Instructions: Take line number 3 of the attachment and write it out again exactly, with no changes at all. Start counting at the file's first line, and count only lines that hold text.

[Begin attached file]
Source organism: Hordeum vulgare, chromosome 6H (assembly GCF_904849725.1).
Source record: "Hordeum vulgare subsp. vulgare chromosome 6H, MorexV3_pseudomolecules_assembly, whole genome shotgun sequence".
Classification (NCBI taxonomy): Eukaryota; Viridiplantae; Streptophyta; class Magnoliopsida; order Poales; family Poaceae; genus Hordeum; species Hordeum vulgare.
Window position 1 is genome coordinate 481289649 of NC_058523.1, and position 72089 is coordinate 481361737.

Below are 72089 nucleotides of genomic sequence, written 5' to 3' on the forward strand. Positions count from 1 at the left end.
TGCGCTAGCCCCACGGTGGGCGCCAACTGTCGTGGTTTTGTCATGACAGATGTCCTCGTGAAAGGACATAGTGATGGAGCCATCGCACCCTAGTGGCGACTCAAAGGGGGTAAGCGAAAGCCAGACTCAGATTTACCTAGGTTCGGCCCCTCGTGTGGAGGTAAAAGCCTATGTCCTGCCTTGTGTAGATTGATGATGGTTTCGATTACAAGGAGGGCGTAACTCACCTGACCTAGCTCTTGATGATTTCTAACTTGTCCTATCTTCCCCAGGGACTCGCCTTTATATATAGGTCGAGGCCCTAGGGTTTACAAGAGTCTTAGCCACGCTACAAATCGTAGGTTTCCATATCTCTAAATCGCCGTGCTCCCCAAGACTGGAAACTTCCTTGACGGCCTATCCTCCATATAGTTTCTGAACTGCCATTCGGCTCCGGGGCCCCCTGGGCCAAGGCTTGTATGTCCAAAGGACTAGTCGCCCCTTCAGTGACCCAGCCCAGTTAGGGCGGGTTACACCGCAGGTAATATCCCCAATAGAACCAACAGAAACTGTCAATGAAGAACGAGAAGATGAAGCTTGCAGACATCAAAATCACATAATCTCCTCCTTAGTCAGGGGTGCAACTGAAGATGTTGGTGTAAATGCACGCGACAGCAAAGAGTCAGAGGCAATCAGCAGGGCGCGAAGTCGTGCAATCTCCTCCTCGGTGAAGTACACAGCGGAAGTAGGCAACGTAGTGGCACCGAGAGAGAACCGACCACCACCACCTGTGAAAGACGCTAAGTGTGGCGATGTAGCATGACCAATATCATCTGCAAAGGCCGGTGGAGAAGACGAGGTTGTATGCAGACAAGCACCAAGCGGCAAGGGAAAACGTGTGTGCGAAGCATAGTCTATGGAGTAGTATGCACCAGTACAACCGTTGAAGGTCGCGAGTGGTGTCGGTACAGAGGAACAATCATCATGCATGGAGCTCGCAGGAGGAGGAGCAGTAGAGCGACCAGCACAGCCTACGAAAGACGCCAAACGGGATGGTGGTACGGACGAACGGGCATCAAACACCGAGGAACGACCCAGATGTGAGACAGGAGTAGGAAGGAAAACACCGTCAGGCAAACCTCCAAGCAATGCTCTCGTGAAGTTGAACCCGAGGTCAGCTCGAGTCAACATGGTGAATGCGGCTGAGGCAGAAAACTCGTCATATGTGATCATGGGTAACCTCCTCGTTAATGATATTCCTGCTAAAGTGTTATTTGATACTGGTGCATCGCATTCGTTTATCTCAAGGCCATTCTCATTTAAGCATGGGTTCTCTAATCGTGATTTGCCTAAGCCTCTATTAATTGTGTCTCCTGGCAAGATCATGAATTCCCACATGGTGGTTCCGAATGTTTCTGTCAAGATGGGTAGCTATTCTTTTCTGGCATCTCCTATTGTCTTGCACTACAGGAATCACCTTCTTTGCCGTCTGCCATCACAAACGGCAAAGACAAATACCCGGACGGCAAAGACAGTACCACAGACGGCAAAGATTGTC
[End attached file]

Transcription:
Classification (NCBI taxonomy): Eukaryota; Viridiplantae; Streptophyta; class Magnoliopsida; order Poales; family Poaceae; genus Hordeum; species Hordeum vulgare.